TIP OF THE DAY: Branzino, a.k.a. European Seabass & Loup de Mer | The Nibble Webzine Of Food Adventures - The Nibble Webzine Of Food Adventures TIP OF THE DAY: Branzino, a.k.a. European Seabass & Loup de Mer | The Nibble Webzine Of Food Adventures
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TIP OF THE DAY: Branzino, a.k.a. European Seabass & Loup de Mer

Grilled branzino with heirloom tomatoes and
kumquat compote at Paggi House in Austin,
Texas. Photo courtesy Nations Restaurant
News. Read the full article.

  According to Datassential MenuTrends, which tracks more than one million different menu items at more than 7,000 chain and independent restaurants, shrimp, tuna and salmon are among the top seafood items on American menus.

  • Shrimp is the most common seafood item, appearing as an appetizer, entrée or side dish on more than two-thirds of all restaurant menus.
  • Tuna appears on 42% of menus.
  • Salmon, sought by the health conscious for its omega-3 essential fatty acids, appears on 40% of all menus.
    The fastest-growing fish entrée on restaurant menus is not catfish or tilapia, but a lesser-known fish.

    Swimming onto menus nationwide, branzino, a silvery denizen of the Mediterranean Sea and a member of the bass family, currently appears on just 1% of all menus. But it is the fastest-growing fish or seafood, showing up on 28% more menus since 2008—maybe even more if you combine all the different names by which it is known.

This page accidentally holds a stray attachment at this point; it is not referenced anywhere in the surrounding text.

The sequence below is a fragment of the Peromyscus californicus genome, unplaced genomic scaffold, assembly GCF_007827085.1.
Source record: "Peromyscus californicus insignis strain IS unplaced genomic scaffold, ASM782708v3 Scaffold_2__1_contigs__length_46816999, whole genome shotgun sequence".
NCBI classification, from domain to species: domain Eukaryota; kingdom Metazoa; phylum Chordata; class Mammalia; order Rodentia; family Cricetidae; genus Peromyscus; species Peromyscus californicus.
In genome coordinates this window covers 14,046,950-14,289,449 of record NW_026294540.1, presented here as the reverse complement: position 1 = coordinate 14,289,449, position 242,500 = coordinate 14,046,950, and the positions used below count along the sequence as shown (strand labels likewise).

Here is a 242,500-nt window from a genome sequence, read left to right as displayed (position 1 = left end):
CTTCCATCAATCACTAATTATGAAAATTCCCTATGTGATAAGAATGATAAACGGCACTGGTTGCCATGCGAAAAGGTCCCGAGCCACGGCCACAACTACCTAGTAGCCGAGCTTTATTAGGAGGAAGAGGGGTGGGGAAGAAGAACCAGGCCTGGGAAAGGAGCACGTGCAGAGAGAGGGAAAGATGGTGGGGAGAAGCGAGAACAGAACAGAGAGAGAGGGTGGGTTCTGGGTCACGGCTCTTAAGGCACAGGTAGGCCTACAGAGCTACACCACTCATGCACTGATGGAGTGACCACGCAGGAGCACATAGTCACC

Branzino is the Northern Italian name for the fish, which is called Mediterranean seabass in the U.K.; loup de mer in France; branzino, branzini, bronzini, spigola or ragno in different parts of Italy; lubina or róbalo in Spain; levrek in Turkey and lavraki in Greece.

    Branzino/European seabass was one of the first varieties of fish, after salmon, to be farmed commercially in Europe. It was historically cultured in coastal lagoons and tidal reservoirs. Mass-production techniques developed in the late 1960s took production inland.

    Today, branzino is the most important commercial fish widely cultured in the Mediterranean. Greece, Turkey, Italy, Spain, Croatia, and Egypt are major branzino farming countries.*



    Branzino has a very mild flavor, with sweeter flesh than most white fish. It’s very easy to eat whole off the bone, or to fillet at home.

    A popular preparation is to roast branzino whole, stuffed with lemon and herbs. You can roast the whole fish at a high heat, stuffed with fresh lemon and parsley or thyme; then cook it briefly under the broiler to crisp the skin.† Or, try these recipes:

  • Roasted branzino fillets with lemon and fennel, a recipe from Giada di Laurentiis.

    Branzino fresh from the farm. Photo courtesy Aquanor-USA.com.

  • Whole-roasted branzino with lemon vinaigrette, a recipe with instructions for grilling any whole fish.
  • Grilled and servesd with warm potato, tomato and olive salad, by one of our favorite Greek chefs, Michael Psilakis, owner of Fishtag, Kefi and MP Taverna in New York City (video recipe).
    You can substitute branzino in any recipe the calls for striped bass or red snapper.

    Find more of our favorite fish and seafood recipes.
    *Source: Wikipedia.
    †Rinse fish, pat dry and place on a lightly oiled baking pan. Brush fish inside and out with olive oil; sprinkle with salt and pepper. Stuff cavity of each fish with 2-3 lemon slices and a few parsley sprigs. Bake, uncovered, at 400°F for 4 minutes; turn and cook 4 more minutes. Turn on broiler and cook fish 3 to 5 minutes or until skin blisters and fish flakes easily with a fork. Remove fish from oven, and transfer to serving plates.

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